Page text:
• 1. Cells can be isolated either by lysis to remove enucleated RBC with methanol:acetic alcohol (3:1) or by directly cytospinning onto a glass slide.
    • 2. Slides are fixed in cleaned Coplin jars as follows:
      • a. Immerse slides for 5 min. in ice-cold PBS.
      • b. Transfer to ice-cold CSK buffer (100 mM NaCl, 300 mM sucrose, 10 mM PIPES-pH6.8, 3 mM MgCl2) for 60 sec.
      • c. Immerse in CSK+0.5% Triton for 60 sec.
      • d. Re-equilibrate in CSK for 60 sec.
      • e. Fix in 4% paraformaldehyde in 1×PBS, pH 7.4 for 10 min. at room temperature. (dissolve in 4 mM NaOH at 50° C., add 1/10 vol. 10×PBS after dissolved, and pH to 7.4 with Hcl). The fixative is good only for 3 weeks when stored in the dark at 4 C.
      • f. Store in 70% ethanol. RNA FISH should be performed within 1-2 weeks.
    • 3. For hybridization, the slides are dehydrated using 80%, 90%, 100% ethanol sequentially for 2 min. each,
    • 4. Air dry slides at room temperature, <5 min.

Hybridization:

    • 1. 4-10 μl preannealed probe DNA is pipetted onto each well of slide (amount depends on the surface area of the preparation).
    • 2. Cover with clean 18 mm×18 mm (for small surface areas) cover slip or 18×50 mm (for larger spots) cover slip (VWR).
    • 3. Optional: Seal edges of cover slip with rubber cement and incubate slide at 37° C. in a humid, dark chamber.
    • 4. Hybridize in TC incubator.

Wash and Detection:

    • 1. Each slide is washed three times for 5 minutes in 50% formamide, 2×SSC pH 7.4 at 45° C. with light agitation.
    • 2. The slides are then washed 3 times for 5 minutes each at 45° C. in 2×SSC pH 7.4 with light agitation.
    • 3. The slides are then blocked with 1% BSA (NEBL), 4×SSC, 0.1% Tween20 for 10 minutes at room temperature.
    • 4. Detection: For biotinylated probes, 1:400 dilution of avidin-conjugated fluorochrome (Vector) is used; for DIG-labelled probes, 1:50 dilution of anti-digoxigenin antibody coupled to fluorochrome (Sigma, Fab fragments) is used. Dilutions are made in 1% BSA, 4×SSC, 0.1% Tween20. Incubate at 37° C. for 40 min.
    • 5. The slides are then washed 3 times for 10 minutes each at 45° C. in 4×SSC pH 7.4, 0.1% (Tween20 with light agitation.
    • 6. The slides are counterstained with DAPI for 5 minutes in 4×SSC and rinsed once for 1 min. in 4×SSC.
    • 7. 3-10 μl Vectashield (Vector) mounting medium with antifade is applied to each well. Coverslips are sealed with nail polish.

RNA FISH Probes

Any oligonucleotide known in the art that specifically binds γ or β globin may be used for purposes of RNA FISH. See, e.g., Chakalova et al., 2005; Blood, 105:2154; and Gribnau et al., 2000; Cell; 5:377. The following oligonucleotide are specifically contemplated herein for use as RNA FISH probes:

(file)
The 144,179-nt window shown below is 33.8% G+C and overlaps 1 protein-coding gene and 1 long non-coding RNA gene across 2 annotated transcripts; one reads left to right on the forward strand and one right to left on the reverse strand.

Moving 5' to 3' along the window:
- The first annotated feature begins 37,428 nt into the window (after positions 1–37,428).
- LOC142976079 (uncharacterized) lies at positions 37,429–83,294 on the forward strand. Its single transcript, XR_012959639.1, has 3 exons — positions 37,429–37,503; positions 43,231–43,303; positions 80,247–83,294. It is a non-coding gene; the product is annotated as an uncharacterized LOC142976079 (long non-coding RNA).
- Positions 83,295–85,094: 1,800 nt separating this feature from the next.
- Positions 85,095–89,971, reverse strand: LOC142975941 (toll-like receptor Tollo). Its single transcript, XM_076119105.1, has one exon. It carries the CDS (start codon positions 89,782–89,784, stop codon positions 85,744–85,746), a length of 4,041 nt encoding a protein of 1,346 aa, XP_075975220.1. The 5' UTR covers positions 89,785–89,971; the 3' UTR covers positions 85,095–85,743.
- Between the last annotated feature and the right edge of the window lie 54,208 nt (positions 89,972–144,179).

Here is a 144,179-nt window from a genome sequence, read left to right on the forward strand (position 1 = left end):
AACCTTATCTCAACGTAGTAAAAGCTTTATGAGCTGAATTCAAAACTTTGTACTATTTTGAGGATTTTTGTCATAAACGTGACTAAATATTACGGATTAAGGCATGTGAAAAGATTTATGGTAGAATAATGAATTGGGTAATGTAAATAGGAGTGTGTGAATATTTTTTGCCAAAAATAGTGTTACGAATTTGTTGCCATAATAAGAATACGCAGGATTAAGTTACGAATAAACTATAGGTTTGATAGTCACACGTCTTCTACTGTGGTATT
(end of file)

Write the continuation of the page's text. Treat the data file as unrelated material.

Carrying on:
RNA FISH
probe for Sequence
γ globin CGACCTGGACTTTTGCCAGGCACAGGGTCC
[SEQ ID NO: 21]
TCACTCCCAACCCCAGTATCTTCAAACAGC
[SEQ ID NO: 22]
GCATCTTTTTAACGACCATACTTGTCCTGC
[SEQ ID NO: 23]
ACAGAGCTGACTTTCAAAATCTACTCCAGC
[SEQ ID NO: 24]
γ globin Genbank accession number HUMBB
48910-50766, 52388-54776
β globin TTCCACACTGATGCAATCATTCGTCTGTTT
[SEQ ID NO: 25]
TGTGTACACATATTAAAACATTACACTTTA
[SEQ ID NO: 26]
ATTAGCAATATGAAACCTCTTACATCAGTT
[SEQ ID NO: 27]
AGTAATGTACTAGGCAGACTGTGTAAAGTT
[SEQ ID NO: 28]
β globin Genbank accession number HUMBB
58041-61921

In some embodiments, probes are selected for detecting mRNA but not genomic DNA. Such probes have the highest sequence difference between gamma and beta globin. Such probes include primers that span over intron(s) sequence so that only mRNA but not genomic DNA is detected.

Examples of oligonucleotide or PNA probes that can be used for RNA FISH of γ globin include: (1) CTG GAC TAG GAG CTT ATT GAT AAC CTC AGA CGT TC [SEQ ID NO: 29], and (2) GCA GAA TAA AGC CTA TCC TTG AAA GCT CTG AAT CAT [SEQ ID NO: 30]. Examples of oligonucleotide or PNA probes that can be used for RNA FISH of β globin include: (1) AGG GAA CAA AGG AAC CTT TAA TAG AAA TTG GAC AGC [SEQ ID NO: 31], and (2) TTT GAG GTT GCT AGT GAA CAC AGT TGT GT [SEQ ID NO: 32].

Examples of in vitro transcribed RNA probes that can be used for RNA FISH of γ globin include (1) CTG GAC TAG GAG CTT ATT GAT AAC CTC AGA CGT TC [SEQ ID NO: 33]; and (2) GCA GAA TAA AGC CTA TCC TTG AAA GCT CTG AAT CAT [SEQ ID NO: 34]. Examples of in vitro transcribed RNA probes that can be used for RNA FISH of β globin include (1) AGG GAA CAA AGG AAC CTT TAA TAG AAA TTG GAC AGC [SEQ ID NO: 35]; and (2) TTT GAG GTT GCT AGT GAA CAC AGT TGT GT [SEQ ID NO: 36].

In some embodiments, probes are selected for detecting nuclear transcript (e.g., nuclear RNA or nRNA). Preferably, such probes do not bind mRNA (e.g., intron/exon gap specific). Such probes can be selected to bind intron-exon junction(s) that have the highest difference in exon sequences.